US retail traders are gearing up to put billions of dollars into the bitcoin market when stimulus payments begin entering bank accounts later this week, adding more speed to a trading frenzy that swept the cryptocurrency industry last year.
Small investors are likely to buy almost $40 billion worth of bitcoin and rival cryptocurrencies when the payments, part of US President Joe Biden’s $1.9 trillion spending package, gets transferred in coming days, according to a survey conducted by Mizuho Financial Group, a Japan-based banking firm.
The Mizuho analysts, led by Dan Dolev, surveyed 235 people with a maximum income of $150,000 or less, with 40 percent responding that they would utilize a portion of their stimulus money to invest in bitcoin or stocks. Mizuho noted that that would roughly bring about $40 billion into the cryptocurrency market, out of the total $380 billion in stimulus checks.
The survey also concluded that most retail investors would rather put money in bitcoin than in stocks. The cryptocurrency attracted 61 percent yay votes versus 39 percent for equities, raising its likelihood to swell its market capitalization by an additional 2-3 percent.
More funds incoming
The coming deluge in the Bitcoin market underscores the large role retail investors — stuck at home due to coronavirus lockdowns with spare time and cash — can play, armed with free trading platforms.
Their presence has ensured that even the most bearish stock like GameStop rallies by hundreds of percent in a single day. Similarly, an almost useless token like Dogecoin gets to beat some of the most bullish cryptocurrencies by logging higher sessional profits. The flow of money from the previous government has given these traders the tools to play the markets.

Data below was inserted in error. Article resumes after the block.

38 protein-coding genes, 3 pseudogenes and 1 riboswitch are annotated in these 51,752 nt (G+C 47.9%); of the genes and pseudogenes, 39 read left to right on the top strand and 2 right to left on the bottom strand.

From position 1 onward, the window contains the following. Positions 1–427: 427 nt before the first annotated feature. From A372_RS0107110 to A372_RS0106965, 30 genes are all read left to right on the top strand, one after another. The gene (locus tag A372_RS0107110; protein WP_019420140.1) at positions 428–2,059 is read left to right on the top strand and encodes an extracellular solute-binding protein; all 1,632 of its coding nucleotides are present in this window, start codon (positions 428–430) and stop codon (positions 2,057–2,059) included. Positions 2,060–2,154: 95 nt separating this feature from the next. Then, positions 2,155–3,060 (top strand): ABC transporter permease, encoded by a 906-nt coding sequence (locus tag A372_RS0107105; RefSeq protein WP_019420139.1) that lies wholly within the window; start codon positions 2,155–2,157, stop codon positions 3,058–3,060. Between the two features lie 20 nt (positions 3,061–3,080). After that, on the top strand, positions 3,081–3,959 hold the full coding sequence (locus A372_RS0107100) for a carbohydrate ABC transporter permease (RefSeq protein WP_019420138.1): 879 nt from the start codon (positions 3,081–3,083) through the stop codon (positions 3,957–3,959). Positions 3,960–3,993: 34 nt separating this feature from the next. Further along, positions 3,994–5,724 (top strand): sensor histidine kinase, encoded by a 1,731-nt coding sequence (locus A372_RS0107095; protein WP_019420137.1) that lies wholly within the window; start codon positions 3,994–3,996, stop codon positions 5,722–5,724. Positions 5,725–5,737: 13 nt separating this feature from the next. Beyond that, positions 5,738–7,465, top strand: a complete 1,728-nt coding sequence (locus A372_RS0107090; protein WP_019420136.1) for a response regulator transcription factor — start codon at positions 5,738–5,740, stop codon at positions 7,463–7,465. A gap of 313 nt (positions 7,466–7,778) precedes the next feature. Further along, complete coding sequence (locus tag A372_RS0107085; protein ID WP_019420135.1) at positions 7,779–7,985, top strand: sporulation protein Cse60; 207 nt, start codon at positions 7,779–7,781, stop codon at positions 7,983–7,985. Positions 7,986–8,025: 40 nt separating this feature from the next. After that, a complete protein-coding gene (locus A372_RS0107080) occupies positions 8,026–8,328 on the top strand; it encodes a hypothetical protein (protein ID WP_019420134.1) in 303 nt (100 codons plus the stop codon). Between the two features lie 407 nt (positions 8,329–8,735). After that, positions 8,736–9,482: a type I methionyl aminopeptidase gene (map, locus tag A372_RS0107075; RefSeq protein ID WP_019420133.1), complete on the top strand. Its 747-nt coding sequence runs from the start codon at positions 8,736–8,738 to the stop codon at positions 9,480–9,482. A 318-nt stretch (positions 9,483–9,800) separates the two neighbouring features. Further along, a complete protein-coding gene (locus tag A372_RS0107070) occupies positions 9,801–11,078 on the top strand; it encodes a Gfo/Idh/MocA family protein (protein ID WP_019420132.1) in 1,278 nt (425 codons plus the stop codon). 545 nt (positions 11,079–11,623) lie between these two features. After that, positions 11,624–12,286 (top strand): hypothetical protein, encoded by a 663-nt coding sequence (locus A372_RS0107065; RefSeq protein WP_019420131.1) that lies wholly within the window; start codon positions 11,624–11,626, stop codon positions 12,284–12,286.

Meanwhile, Robinhood, the free trading app in the US—which offers stock and bitcoin trading services, has already sent a newsletter to its customers, stating that the stimulus has arrived. The previous $900bn stimulus package followed up with a 7 percent increase in funds by Robinhood clients. With Mr. Biden’s 1.9 trillion dollar aid, the deposits on the platform expect to rally higher.
“We thought that last year was an over-the-top year, with the big increase in the market being driven by retail,” Richard Repetto, an analyst at Piper Sandler, told FT. “This year is not just a continuation of that momentum; it’s a step up.”
Bitcoin holds support
The Bitcoin market continues to hold onto its crucial technical support areas, having corrected sharply from its recently-established record high of $61,788 (data from Coinbase).
As of Wednesday, the benchmark cryptocurrency maintained a price floor above $55,000 as traders kept a close eye on the Federal Reserve to see whether they address the recent rise in long-dated Treasury yields. Rate-setters at the central bank started a two-day policy meeting, and its chairman Jay Powell will speak on Wednesday about their future decisions.
Rising yields have helped to take the US dollar out of its yearlong bearish slumber.
In turn, that has diminished the appeal of safe-haven assets like bitcoin in the short-term. Loose monetary policy, progress in COVID-19 vaccinations, and Mr. Biden’s stimulus have helped lift the cryptocurrency higher in recent months. But any signs of the Fed getting worried about rising inflation could dent the Bitcoin rally and move investors toward the US dollar.
Conversely, any indications show the Fed’s willingness to address the rising yields could have the central bank reallocate its $120bn monthly asset purchase program to long-dated Treasuries. Or, it could expand its bond-buying program altogether, thus leading the yields lower.
In turn, that would help Bitcoin continue its uptrend—towards a new all-time high.